San Antonio was committed to be a “City of Compassion” within the Charter for Compassion movement by a City Council Resolution in 2017. “This pilot grant stands with the city-wide effort to have compassion education for all levels and to truly live our title as a “ City of Compassion,’” says Guzman-Foster. “The grant will provide mentoring for San Antonio educators to grow in pedagogical skills all year and document that progress as a pilot study of best practices.”
The workshop is in collaboration with the inaugural San Antonio Compassionate Institute 2020, a citywide initiative and workshop series for K-12 teachers and college and university-level educators. School, district, college and university leaders were invited by San Antonio Mayor Ron Nirenberg to select representatives based on their previous work in equity, diversity and compassion, commitment to their community, leadership skills and character. Guzman-Foster, Kirk, and Martin are among the Compassionate Institute’s organizers.
“San Antonio has the dubious distinction of the highest percentage of people living in poverty among the 25 largest U.S. cities and of being one of the most economically segregated cities with huge gaps in neighborhoods, education, job opportunities, housing and medical care availability,” said Kirk, a Sister of Charity of the Incarnate Word, founders of UIW. “Since 1718, students have learned about the divine, but they have not always been guided to recognize their neighbors as created in the image of the divine and have not been guided to unite for equity for others.”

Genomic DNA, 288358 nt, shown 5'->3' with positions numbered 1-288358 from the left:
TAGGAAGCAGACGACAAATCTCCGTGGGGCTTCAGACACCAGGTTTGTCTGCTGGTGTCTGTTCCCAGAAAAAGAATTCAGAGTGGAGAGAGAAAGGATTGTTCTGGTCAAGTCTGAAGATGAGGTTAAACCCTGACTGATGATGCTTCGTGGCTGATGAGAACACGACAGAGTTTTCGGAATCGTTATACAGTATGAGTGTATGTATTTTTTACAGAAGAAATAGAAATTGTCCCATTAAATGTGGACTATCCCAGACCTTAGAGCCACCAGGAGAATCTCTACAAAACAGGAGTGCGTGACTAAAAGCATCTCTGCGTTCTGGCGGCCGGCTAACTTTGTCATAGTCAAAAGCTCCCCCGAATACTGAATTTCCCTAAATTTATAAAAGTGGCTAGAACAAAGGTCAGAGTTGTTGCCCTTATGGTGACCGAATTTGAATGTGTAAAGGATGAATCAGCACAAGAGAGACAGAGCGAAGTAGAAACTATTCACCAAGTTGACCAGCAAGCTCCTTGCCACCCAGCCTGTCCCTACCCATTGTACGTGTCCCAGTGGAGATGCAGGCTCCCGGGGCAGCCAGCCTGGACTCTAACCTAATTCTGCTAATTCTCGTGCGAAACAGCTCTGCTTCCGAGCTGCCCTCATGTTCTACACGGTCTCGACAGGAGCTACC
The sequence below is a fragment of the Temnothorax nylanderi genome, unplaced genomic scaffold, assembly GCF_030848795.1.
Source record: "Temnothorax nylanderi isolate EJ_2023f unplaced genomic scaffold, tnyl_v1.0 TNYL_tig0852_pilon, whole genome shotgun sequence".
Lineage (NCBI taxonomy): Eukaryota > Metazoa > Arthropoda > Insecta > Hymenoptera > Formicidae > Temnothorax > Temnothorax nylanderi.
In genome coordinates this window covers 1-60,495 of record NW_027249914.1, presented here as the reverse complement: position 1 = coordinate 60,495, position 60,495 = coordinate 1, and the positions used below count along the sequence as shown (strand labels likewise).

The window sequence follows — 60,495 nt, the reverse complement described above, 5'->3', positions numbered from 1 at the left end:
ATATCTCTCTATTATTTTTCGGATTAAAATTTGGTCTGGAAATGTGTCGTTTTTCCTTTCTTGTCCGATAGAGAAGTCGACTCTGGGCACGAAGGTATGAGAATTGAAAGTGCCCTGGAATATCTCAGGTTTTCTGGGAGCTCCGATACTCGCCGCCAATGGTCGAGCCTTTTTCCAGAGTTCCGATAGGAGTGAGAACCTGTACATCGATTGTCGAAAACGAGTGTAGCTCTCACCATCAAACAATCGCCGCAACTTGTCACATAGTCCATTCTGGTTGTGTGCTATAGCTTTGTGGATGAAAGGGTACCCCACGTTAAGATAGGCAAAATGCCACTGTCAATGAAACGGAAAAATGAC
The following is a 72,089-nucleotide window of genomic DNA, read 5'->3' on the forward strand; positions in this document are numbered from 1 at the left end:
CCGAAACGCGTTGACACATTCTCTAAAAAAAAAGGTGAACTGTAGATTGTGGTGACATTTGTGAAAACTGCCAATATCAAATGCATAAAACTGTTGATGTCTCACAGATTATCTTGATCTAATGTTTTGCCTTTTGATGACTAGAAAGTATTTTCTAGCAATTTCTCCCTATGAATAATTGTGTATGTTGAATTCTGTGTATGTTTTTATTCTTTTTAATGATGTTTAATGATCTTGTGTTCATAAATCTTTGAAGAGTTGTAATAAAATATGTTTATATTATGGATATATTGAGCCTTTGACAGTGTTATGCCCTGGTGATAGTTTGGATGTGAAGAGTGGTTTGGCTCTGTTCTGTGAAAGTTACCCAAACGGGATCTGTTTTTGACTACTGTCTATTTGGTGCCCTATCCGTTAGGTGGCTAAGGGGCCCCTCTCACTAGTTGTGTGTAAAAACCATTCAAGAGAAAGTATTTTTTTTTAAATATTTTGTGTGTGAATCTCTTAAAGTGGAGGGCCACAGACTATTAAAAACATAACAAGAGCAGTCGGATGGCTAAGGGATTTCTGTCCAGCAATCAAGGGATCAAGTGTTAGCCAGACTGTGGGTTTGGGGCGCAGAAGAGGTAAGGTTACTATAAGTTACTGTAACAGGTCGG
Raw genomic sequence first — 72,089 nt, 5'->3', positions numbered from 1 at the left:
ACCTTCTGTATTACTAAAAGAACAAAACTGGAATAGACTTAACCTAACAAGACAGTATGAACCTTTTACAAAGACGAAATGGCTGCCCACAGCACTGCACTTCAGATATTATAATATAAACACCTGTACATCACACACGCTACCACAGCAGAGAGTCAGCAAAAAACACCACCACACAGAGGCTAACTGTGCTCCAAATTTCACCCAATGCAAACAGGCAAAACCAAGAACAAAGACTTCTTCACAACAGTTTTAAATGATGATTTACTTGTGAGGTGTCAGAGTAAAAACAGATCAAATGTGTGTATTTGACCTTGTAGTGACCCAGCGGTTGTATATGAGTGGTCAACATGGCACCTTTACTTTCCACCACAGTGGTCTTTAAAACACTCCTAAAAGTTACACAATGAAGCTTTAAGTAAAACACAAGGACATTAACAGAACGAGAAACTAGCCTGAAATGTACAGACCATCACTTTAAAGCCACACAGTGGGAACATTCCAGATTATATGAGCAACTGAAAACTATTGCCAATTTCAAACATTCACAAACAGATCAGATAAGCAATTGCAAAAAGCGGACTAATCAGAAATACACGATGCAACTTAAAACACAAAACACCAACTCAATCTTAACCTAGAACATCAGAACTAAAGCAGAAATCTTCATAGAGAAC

These efforts are in keeping with the Mission of the University of the Incarnate Word to help students become the concerned and enlightened citizens that the world needs now more than ever. The workshop empowers educators outside the UIW system to shape their students in a similar manner by stressing the significance of active compassion and its implications.
In the workshop, faculty will learn methods to teach critical thinking, to guide students in strategies of sight, strategies of “empathetic accountability,” and effective compassionate agency. A small group of Religious Studies teachers will be in a cohort all year to explore teaching strategies. Kirk, Guzman-Foster and Martin will guide reflection and evaluation and gather what has been successful as a pilot project.
Critical Thinking, Compassion, and Paths to Civic Engagement
Tuesday, Aug. 11, 2020, 9 a.m. – 4 p.m.
A free, virtual workshop for all San Antonio university and college educators. Faculty will learn methods to teach critical thinking, to guide students in strategies of sight, strategies of “empathetic accountability,” and effective compassionate agency.